Teamsters' Vegas Convention Calls for CEO Prosecutions & Union Pension Bailout

Despite the bribery scandalsthe dancers, and the jokes about the millions of their members’ dues that Teamster bosses spent in Las Vegas last week at the union’s 28th international convention, delegates did accomplish one thing of note: The delegates passed a resolution that, among other things, calls for a “financial rescue package for struggling union pensions” (also known as the $165 billion union pension bailout).


Following last year’s failure of Democrats (and a few Republicans, like new GOP-presidential hopeful Thad McCotter) to get taxpayers to shell out up to $165 billion to prop up union pension funds, unions have continued to bemoan the fact that they have been unable to dip their beaks into the public treasury as Wall St. fat cats did in 2008.

Meanwhile, as hundreds of union pension funds are listed in critical status, union bosses (including the Teamsters) continue to misleadingly blame the financial meltdown of 2008 for their ills. The fact of the matter is, many union pension funds were already underfunded before the economy tanked.

For example, the Teamsters notorious Central States Pension Fund (ironically, the same pension plan that helped build the Las Vegas strip) was estimated to be only half funded in 2007 when Teamsters president James P. Hoffa reportedly allowed UPS to withdraw from the fund in exchange for unionizing UPS Freight.

According to the New York Times in 2007:

The International Brotherhood of Teamsters announced last night that it had reached a tentative five-year contract with the United Parcel Service that calls for sweeping changes in the pension plan for many workers.

Under the accord, which covers 238,000 drivers and other workers, U.P.S. would be allowed to withdraw from the Central States pension plan, which was notorious for corruption in the 1960s and 1970s, but is now known for being underfunded.


Unhappy with the high annual expenses of paying into the Central States plan, U.P.S. obtained the blessing of the union and the pension trustees to withdraw, but to do so it must first pay $6.1 billion to shore up the plan.

Actuaries estimate that the plan is underfunded by 49 percent, and with the $6.1 billion contribution, will remain 30 percent underfunded.


Again, UPS’ withdrawal from the Teamsters’ Central States Pension Fund was nearly a year before the market meltdown that occurred as a result of the housing bubble bursting.

By 2009, the numbers had worsened for the Central States Pension Fund. Rather than being 47% underfunded, it was 65% underfunded. While this was, in part, due to market meltdown, it was also due to the payment moratorium the Teamsters gave its largest freight employer YRCW.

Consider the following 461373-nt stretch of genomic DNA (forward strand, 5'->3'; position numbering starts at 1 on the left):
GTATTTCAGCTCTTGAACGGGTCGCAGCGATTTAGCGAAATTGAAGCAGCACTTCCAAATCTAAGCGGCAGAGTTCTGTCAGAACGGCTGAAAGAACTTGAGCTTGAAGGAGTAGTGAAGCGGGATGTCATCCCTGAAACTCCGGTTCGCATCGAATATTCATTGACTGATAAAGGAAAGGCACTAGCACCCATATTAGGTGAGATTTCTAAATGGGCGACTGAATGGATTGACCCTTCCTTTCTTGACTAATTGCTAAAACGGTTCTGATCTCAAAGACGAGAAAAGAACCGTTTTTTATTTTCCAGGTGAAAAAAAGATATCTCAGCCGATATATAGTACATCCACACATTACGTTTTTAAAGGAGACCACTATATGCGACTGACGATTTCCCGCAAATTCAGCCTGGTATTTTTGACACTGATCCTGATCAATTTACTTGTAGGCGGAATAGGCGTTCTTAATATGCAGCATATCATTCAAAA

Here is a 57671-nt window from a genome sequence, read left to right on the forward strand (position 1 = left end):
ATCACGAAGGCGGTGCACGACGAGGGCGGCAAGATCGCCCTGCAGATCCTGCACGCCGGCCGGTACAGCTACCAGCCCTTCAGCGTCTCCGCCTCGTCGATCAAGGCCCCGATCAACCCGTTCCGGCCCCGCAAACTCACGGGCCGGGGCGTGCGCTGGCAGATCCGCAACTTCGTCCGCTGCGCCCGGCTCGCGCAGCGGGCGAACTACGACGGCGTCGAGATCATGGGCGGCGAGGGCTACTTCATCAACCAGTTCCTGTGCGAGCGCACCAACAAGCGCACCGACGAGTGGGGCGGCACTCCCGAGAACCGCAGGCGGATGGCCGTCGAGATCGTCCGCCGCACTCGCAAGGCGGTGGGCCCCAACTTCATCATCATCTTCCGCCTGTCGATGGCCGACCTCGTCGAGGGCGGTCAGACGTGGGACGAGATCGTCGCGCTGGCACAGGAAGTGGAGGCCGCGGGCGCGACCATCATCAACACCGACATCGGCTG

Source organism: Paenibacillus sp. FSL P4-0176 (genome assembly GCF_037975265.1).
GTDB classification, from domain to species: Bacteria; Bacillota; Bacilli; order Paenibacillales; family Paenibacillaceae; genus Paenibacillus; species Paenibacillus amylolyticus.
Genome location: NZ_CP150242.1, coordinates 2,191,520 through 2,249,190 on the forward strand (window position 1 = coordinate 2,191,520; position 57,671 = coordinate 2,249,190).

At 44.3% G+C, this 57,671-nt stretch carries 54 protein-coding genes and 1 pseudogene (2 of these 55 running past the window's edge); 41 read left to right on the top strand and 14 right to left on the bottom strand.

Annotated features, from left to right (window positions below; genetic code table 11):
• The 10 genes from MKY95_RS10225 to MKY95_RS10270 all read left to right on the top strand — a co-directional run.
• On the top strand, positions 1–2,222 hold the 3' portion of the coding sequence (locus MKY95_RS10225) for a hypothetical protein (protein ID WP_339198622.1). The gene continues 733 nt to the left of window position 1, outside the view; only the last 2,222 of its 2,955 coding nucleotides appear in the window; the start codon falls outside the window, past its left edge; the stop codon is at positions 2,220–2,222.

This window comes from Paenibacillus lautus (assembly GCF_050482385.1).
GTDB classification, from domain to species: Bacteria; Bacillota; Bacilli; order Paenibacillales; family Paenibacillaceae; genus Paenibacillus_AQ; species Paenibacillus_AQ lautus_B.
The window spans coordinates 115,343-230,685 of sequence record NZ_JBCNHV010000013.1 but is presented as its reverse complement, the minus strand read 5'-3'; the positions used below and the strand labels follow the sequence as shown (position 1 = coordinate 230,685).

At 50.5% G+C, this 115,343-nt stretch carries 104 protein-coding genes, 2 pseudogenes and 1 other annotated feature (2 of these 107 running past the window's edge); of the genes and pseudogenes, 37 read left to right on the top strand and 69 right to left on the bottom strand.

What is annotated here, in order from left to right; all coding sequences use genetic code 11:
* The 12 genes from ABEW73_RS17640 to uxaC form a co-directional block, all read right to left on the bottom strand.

YRCW, which is one of the last remaining LTL carriers that the Teamsters control, has been struggling to survive for several years—a dilemma further exacerbated by the recession. As a result, with roughly 25,000 (post-layoff) union jobs at stake, the Teamsters agreed to 15% wage cuts and a pension payment moratorium, further causing  a drain on the CSPF.

While the Teamsters did gain two seats on YRC’s board of directors in exchange for the union members’ concessions, the company is still not out of the woods as it a reported $68 million loss in the last quarter.

In the meantime, in Las Vegas last week, in addition to the Teamsters re-iterating their cry for a bailout, the union’s resolution also called for the “prosecution of the CEOs and other Wall Street players directly responsible for destroying the economy and the jobs, homes, and living standards of millions of Americans.”


Though the laudable (albeit unlikely) goal of prosecuting the “CEOs and other Wall Street players” has become standard fare among union bosses, here too, the Teamsters are missing the boat.

If they really want to prosecute those behind the bursting of the housing bubble, they need to look further South than just Wall Street. In fact, they need to look at their friends, the Democrats, in Washington.

But, of course, just like union bosses don’t want their members looking too deeply into their pension problems, they also don’t want Americans going after the real criminals who just happened to be union-bought politicians.

All in all, as the Teamsters bosses returned home from the town their pensions built, they’ll likely find that, behind all the glitz, gambling, and showgirls (not to mention The Joey Biden Show) their members’ money bought them, whatever happened in Vegas last week will probably stay in Vegas.


“I bring reason to your ears, and, in language as plain as ABC, hold up truth to your eyes.” Thomas Paine, December 23, 1776


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